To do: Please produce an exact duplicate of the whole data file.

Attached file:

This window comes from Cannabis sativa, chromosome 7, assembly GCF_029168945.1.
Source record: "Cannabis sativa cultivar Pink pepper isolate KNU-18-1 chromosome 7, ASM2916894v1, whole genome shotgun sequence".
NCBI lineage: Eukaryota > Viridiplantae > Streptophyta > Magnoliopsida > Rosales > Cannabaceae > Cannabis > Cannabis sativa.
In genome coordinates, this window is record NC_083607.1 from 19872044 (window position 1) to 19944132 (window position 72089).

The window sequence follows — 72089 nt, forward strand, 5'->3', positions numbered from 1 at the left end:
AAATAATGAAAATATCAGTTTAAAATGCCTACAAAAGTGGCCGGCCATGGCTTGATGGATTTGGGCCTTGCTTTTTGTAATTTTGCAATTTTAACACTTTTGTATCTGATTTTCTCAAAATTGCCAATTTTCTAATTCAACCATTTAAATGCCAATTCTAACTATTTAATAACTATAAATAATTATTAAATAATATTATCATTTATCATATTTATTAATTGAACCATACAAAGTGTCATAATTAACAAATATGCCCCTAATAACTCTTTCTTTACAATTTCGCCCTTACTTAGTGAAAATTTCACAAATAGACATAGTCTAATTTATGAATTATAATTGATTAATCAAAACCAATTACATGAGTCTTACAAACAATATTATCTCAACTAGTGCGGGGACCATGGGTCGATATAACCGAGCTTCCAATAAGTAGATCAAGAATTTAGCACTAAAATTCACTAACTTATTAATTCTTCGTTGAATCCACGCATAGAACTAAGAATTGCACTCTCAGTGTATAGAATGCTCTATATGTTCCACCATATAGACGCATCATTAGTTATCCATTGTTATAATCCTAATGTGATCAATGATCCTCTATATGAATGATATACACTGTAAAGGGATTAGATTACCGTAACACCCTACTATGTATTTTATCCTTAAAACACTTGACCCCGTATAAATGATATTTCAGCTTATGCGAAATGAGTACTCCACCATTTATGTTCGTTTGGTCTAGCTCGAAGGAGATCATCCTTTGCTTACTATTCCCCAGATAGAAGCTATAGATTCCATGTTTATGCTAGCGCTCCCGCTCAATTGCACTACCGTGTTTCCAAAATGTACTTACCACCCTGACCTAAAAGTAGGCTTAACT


This window comes from Cannabis sativa, chromosome 7, assembly GCF_029168945.1.
Source record: "Cannabis sativa cultivar Pink pepper isolate KNU-18-1 chromosome 7, ASM2916894v1, whole genome shotgun sequence".
NCBI lineage: Eukaryota > Viridiplantae > Streptophyta > Magnoliopsida > Rosales > Cannabaceae > Cannabis > Cannabis sativa.
In genome coordinates, this window is record NC_083607.1 from 19872044 (window position 1) to 19944132 (window position 72089).

The window sequence follows — 72089 nt, forward strand, 5'->3', positions numbered from 1 at the left end:
AAATAATGAAAATATCAGTTTAAAATGCCTACAAAAGTGGCCGGCCATGGCTTGATGGATTTGGGCCTTGCTTTTTGTAATTTTGCAATTTTAACACTTTTGTATCTGATTTTCTCAAAATTGCCAATTTTCTAATTCAACCATTTAAATGCCAATTCTAACTATTTAATAACTATAAATAATTATTAAATAATATTATCATTTATCATATTTATTAATTGAACCATACAAAGTGTCATAATTAACAAATATGCCCCTAATAACTCTTTCTTTACAATTTCGCCCTTACTTAGTGAAAATTTCACAAATAGACATAGTCTAATTTATGAATTATAATTGATTAATCAAAACCAATTACATGAGTCTTACAAACAATATTATCTCAACTAGTGCGGGGACCATGGGTCGATATAACCGAGCTTCCAATAAGTAGATCAAGAATTTAGCACTAAAATTCACTAACTTATTAATTCTTCGTTGAATCCACGCATAGAACTAAGAATTGCACTCTCAGTGTATAGAATGCTCTATATGTTCCACCATATAGACGCATCATTAGTTATCCATTGTTATAATCCTAATGTGATCAATGATCCTCTATATGAATGATATACACTGTAAAGGGATTAGATTACCGTAACACCCTACTATGTATTTTATCCTTAAAACACTTGACCCCGTATAAATGATATTTCAGCTTATGCGAAATGAGTACTCCACCATTTATGTTCGTTTGGTCTAGCTCGAAGGAGATCATCCTTTGCTTACTATTCCCCAGATAGAAGCTATAGATTCCATGTTTATGCTAGCGCTCCCGCTCAATTGCACTACCGTGTTTCCAAAATGTACTTACCACCCTGACCTAAAAGTAGGCTTAACT